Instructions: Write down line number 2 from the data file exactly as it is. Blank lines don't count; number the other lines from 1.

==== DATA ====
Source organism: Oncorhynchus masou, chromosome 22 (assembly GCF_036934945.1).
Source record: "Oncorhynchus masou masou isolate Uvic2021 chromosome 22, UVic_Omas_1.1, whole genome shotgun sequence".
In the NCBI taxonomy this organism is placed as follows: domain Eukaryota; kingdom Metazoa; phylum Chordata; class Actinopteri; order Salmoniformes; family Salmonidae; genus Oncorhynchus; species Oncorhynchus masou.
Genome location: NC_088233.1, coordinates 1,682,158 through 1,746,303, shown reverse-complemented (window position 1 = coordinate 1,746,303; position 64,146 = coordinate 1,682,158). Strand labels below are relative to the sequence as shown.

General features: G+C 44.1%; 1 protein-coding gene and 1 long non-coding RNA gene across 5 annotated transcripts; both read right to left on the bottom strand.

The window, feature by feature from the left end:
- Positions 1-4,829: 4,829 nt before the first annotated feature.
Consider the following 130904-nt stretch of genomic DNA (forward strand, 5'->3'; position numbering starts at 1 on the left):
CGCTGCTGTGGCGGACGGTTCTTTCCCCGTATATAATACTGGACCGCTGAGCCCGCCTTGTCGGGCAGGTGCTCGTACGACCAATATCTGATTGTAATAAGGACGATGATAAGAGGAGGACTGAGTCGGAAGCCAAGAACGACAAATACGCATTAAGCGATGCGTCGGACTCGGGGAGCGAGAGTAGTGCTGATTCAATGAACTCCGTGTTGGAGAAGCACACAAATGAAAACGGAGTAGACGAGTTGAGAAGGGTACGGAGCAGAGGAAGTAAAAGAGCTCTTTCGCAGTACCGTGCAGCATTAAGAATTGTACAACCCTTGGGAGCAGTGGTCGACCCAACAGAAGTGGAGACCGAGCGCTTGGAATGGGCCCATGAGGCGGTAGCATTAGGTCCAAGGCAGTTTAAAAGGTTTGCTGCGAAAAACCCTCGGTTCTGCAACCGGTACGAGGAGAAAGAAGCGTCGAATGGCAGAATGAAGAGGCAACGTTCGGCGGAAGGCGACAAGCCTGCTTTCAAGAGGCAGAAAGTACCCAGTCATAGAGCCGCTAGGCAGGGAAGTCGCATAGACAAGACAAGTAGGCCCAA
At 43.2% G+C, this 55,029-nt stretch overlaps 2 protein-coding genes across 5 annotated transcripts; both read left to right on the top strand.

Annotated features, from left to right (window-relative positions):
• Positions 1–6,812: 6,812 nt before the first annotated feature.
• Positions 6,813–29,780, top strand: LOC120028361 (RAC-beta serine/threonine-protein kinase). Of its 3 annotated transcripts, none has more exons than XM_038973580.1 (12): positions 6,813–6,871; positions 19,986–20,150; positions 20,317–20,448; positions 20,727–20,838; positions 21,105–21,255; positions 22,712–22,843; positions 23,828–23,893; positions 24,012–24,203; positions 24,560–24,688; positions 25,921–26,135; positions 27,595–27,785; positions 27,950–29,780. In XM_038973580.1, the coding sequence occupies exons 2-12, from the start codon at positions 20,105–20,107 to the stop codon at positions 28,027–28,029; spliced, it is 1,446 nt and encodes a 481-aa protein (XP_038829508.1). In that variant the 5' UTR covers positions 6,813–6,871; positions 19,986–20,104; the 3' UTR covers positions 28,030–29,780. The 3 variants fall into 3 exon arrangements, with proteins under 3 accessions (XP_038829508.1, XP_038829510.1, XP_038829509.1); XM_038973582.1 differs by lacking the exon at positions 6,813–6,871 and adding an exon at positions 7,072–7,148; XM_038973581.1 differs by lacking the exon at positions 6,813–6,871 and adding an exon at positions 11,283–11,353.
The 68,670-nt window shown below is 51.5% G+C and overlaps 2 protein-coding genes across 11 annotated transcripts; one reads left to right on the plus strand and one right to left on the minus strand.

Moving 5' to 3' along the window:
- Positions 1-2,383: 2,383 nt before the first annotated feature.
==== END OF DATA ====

Source record: "Oncorhynchus masou masou isolate Uvic2021 chromosome 22, UVic_Omas_1.1, whole genome shotgun sequence".